Note to Ad Valorem from Unto This Last by John Ruskin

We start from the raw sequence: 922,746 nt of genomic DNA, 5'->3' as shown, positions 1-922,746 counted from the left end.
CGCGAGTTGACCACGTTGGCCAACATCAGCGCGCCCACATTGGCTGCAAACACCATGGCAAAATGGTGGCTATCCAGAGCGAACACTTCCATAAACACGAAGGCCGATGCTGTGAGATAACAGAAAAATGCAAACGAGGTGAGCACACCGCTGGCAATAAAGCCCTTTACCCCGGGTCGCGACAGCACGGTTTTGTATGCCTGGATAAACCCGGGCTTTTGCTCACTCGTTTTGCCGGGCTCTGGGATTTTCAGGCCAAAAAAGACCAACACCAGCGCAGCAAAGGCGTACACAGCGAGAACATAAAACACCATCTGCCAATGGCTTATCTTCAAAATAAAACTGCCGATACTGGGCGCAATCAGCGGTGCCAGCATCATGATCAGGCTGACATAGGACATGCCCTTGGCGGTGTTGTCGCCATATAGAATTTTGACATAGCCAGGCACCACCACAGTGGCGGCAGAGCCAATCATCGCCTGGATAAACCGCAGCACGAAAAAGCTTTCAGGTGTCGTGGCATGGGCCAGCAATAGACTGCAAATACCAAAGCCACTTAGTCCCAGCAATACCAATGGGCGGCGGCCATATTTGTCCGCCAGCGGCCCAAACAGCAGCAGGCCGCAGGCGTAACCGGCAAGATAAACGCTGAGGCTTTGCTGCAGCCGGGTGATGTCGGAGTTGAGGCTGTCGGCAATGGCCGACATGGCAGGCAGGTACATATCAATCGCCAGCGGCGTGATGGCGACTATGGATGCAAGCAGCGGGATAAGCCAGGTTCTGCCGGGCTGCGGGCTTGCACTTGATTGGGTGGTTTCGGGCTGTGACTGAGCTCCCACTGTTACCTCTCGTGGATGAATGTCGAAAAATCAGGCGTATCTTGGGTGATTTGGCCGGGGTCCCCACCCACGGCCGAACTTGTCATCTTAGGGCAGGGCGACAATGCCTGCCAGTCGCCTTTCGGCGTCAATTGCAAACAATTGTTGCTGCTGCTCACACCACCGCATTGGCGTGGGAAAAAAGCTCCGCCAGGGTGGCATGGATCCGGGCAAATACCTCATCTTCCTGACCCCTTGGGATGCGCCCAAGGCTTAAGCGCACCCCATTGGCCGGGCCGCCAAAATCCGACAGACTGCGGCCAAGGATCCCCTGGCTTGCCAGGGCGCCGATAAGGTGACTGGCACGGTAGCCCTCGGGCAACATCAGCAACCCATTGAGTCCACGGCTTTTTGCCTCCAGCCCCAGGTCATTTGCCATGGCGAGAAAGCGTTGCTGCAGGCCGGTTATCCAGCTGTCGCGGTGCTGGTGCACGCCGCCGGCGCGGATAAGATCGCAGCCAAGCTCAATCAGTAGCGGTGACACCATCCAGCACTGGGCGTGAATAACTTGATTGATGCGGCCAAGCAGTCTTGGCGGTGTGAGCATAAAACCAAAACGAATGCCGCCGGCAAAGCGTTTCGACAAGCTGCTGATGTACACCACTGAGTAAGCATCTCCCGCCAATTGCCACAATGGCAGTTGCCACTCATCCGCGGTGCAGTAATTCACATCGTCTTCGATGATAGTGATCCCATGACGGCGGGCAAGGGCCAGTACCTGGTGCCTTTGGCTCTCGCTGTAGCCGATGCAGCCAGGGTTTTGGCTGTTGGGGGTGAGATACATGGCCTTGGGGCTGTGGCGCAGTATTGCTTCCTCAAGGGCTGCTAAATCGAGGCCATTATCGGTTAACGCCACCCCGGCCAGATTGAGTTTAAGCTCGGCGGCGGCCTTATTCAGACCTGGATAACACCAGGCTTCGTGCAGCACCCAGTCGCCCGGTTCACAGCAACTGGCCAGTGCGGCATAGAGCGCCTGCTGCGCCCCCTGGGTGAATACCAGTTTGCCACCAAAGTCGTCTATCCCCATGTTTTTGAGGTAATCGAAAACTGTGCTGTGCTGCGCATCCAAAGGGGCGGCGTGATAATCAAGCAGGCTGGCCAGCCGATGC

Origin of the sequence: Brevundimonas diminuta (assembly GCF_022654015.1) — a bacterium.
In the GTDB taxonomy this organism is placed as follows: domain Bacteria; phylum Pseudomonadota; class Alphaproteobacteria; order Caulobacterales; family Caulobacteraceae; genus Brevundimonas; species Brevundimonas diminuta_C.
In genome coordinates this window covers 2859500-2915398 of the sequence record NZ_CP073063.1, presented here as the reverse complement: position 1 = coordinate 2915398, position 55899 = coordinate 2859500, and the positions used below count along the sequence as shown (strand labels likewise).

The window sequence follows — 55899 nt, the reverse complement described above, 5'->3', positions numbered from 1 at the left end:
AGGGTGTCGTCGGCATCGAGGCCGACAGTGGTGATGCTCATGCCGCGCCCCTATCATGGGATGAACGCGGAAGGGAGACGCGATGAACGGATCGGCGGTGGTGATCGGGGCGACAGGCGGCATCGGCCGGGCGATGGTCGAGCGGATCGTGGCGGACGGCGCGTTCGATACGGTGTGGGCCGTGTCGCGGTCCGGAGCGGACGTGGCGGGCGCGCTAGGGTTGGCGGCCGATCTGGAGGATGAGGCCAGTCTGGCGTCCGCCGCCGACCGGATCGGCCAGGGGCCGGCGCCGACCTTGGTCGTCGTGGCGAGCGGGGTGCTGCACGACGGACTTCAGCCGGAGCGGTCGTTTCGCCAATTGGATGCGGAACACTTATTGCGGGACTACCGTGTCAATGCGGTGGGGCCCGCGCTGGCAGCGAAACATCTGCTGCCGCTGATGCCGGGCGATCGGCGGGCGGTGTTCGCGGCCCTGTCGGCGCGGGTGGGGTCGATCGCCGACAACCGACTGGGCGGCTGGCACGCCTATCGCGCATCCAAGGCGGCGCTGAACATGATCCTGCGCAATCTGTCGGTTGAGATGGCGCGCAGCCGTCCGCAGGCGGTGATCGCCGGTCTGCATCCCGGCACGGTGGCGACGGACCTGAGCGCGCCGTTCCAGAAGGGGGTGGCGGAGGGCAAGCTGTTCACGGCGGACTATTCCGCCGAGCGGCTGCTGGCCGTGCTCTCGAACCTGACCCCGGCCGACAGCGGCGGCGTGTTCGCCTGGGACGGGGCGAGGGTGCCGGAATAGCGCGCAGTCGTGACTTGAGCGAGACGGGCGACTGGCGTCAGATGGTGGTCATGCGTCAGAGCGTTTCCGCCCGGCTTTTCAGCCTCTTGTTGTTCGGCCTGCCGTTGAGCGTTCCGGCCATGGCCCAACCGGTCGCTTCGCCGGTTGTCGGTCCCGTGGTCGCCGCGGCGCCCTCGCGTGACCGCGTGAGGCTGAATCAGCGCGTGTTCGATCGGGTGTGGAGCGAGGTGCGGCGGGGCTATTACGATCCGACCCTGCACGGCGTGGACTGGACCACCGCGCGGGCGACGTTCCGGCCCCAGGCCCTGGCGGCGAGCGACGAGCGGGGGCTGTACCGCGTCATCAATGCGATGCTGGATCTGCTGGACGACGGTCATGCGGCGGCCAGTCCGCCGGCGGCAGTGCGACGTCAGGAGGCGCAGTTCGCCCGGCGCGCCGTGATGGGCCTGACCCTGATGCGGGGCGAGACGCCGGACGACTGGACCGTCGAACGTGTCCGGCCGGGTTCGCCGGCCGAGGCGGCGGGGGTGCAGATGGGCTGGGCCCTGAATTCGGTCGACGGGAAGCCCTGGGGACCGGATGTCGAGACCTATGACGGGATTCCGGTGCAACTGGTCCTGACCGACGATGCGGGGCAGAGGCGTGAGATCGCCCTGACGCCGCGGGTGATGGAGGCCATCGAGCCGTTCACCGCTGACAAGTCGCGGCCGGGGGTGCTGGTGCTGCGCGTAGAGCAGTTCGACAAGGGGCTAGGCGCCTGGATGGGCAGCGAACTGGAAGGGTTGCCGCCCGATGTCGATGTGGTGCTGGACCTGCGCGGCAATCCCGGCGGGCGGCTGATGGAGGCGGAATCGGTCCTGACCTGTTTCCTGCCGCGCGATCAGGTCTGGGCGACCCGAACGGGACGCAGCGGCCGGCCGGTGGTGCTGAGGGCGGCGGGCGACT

It is one very awful form of the operation of wealth in Europe that it is entirely capitalists' wealth which supports unjust wars. Just wars do not need so much money to support them; for most of the men who wage such, wage them gratis; but for an unjust war, men's bodies and souls have both to be bought; and the best tools of war for them besides; which makes such war costly to the maximum; not to speak of the cost of base fear, and angry suspicion, between nations which have not grace nor honesty enough in all their multitudes to buy an hour's peace of mind with: as, at present, France and England, purchasing of each other ten millions sterling worth of consternation annually (a remarkably light crop, half thorns and half aspen leaves, —sown, reaped, and granaried by "the science" of the modern political economist, teaching covetousness instead of truth). And all unjust war being supportable, if not by pillage of the enemy, only by loans from capitalists, these loans are repaid by subsequent taxation of the people, who appear to have no will in the matter, the capitalists' will being the primary root of the war; but its real root is the covetousness of the whole nation, rendering it incapable of faith, frankness, or justice, and bringing about, therefore, in due time, his own separate loss and punishment to each person.